While reinstatement is pending, the student must continue to study.1 If USCIS grants reinstatement of M-1 status, it will endorse the student's copy of the Form I-20 and forward the information to the school. The student's M-1 visa will remain valid so long as it has not expired.
The decision to grant or deny reinstatement is within the discretion of USCIS. There are no grounds for appeal. The Board of Immigration Appeals (BIA) held in the Matter of Yazdani, 17 I&N Dec. 626 (BIA 1981) [PDF version] that the decision to deny reinstatement of F1 status (which has very similar reinstatement rules and procedures) is not reviewable by an Immigration Judge or the BIA.
If reinstatement is denied, the student is considered to have lost M-1 status, and his or her visa will be invalidated in accordance with section 222(g) of the Immigration and Nationality Act (INA). In this situation, the student is required to immediately depart the United States.
The Department of State (DOS) has stated that there is no bar for a student who was denied reinstatement of M-1 status to subsequently apply for and obtain a new student visa from abroad. However, it notes that in such a case, consular officers should examine why the student lost his or her M-1 status, including any status violations, when determining whether “the applicant is a bona fide student at the time of the application.”2
M-1 students who end up out of status have two options for endeavoring to continue studying in the United States:
- Apply for reinstatement of M-1 status;
- Depart the United States and attempt reenter after obtaining a new Form I-20 and M-1 visa.
The best option in a given case will depend on the nature of the violation and the student's specific situation. It is important for the student to consult with his or her DSO for guidance on how to proceed. A student may also wish to consult with an experienced immigration attorney for an assessment of the situation and guidance on how different choices may affect his or her immigration situation.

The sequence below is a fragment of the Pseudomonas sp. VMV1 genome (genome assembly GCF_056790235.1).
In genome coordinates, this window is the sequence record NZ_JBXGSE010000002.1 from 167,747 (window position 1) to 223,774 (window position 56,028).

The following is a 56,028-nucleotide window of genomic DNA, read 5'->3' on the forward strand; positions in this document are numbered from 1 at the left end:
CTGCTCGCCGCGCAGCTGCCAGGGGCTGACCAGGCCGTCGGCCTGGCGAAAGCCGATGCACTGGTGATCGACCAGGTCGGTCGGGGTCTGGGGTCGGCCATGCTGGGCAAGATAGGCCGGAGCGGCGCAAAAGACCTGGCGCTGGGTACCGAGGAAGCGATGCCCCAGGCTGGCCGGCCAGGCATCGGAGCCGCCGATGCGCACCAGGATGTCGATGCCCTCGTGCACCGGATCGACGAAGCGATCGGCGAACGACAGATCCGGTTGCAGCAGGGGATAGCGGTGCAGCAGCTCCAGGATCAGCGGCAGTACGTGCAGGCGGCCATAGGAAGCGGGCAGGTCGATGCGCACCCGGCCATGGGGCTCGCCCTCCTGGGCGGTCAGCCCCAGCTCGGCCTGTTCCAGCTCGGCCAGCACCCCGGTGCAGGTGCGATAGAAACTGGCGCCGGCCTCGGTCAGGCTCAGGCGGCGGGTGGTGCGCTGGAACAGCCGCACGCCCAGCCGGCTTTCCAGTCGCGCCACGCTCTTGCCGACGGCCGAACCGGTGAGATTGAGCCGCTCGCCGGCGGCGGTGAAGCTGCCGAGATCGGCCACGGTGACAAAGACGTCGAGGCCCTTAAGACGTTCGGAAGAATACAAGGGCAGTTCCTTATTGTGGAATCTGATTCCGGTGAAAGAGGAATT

It is important to bear in mind that processing times may vary for M-1 reinstatement adjudications. That it may take USCIS several months to render a decision should factor into determining whether seeking reinstatement of M-1 status is the best option in a given case.
If reinstatement is denied, it is imperative that the student and any associated derivatives depart the United States immediately. Remaining in the United States after reinstatement is denied leads to the accrual of unlawful presence. The Seventh Circuit held in Young Dong Kim v. Holder, 737 F.3d 1181 (7th Cir. 2013) [PDF version] that a man who accrued over 180 days of unlawful presence after he his F2 visa was invalidated (on account of his wife being denied reinstatement to F1 status) was subsequently ineligible for adjustment of status.
Due to the time-sensitive nature of applying for reinstatement of M-1 status, it is crucial for a student who suffers a lapse in status to determine the best path forward expeditiously.
Resources and Materials:
Kurzban, Ira J. Kurzban's Immigration Law Sourcebook: A Comprehensive Outline and Reference Tool. 14th ed. Washington D.C.: AILA Publications, 2014. 891, Print. Treatises & Primers